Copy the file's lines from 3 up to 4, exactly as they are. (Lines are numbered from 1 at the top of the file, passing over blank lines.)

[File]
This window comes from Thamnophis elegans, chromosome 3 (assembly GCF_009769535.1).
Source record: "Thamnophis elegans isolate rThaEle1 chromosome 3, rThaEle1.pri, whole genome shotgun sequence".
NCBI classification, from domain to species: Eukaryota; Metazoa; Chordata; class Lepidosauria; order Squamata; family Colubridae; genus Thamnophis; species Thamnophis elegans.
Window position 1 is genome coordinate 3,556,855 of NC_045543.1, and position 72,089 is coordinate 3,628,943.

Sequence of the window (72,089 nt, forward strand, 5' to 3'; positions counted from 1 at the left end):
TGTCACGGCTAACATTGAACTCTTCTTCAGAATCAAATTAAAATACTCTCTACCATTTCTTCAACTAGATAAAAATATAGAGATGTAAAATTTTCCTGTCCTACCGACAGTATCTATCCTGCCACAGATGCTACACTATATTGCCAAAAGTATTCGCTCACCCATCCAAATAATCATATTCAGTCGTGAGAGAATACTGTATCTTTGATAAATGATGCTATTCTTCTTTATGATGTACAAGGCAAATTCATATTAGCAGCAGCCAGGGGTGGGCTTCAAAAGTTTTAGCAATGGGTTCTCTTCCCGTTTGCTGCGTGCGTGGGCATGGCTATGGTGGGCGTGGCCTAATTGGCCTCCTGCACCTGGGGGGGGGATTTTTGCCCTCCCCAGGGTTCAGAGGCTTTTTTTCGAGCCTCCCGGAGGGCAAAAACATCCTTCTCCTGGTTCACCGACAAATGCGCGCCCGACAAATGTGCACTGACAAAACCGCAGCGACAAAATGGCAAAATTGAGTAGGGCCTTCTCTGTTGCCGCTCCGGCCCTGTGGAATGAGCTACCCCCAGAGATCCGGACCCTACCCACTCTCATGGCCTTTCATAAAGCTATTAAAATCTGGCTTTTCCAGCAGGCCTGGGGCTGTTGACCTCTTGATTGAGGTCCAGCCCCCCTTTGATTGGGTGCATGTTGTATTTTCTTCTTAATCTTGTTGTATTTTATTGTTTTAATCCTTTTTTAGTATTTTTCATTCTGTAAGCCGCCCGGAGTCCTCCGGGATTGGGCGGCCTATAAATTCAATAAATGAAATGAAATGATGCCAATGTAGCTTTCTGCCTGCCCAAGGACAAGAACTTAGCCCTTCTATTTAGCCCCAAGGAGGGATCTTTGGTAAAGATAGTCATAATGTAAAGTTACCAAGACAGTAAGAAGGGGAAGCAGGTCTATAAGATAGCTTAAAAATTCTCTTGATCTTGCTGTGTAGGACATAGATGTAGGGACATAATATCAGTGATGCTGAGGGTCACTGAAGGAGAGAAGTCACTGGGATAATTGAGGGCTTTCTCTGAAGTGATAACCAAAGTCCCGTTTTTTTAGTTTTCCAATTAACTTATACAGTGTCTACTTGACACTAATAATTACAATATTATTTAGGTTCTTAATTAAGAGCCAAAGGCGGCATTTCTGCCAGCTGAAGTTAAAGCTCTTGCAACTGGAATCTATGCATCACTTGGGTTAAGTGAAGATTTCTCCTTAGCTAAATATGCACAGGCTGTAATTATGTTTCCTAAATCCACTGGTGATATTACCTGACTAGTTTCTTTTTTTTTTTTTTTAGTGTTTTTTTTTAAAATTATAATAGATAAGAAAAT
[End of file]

NCBI classification, from domain to species: Eukaryota; Metazoa; Chordata; class Lepidosauria; order Squamata; family Colubridae; genus Thamnophis; species Thamnophis elegans.
Window position 1 is genome coordinate 3,556,855 of NC_045543.1, and position 72,089 is coordinate 3,628,943.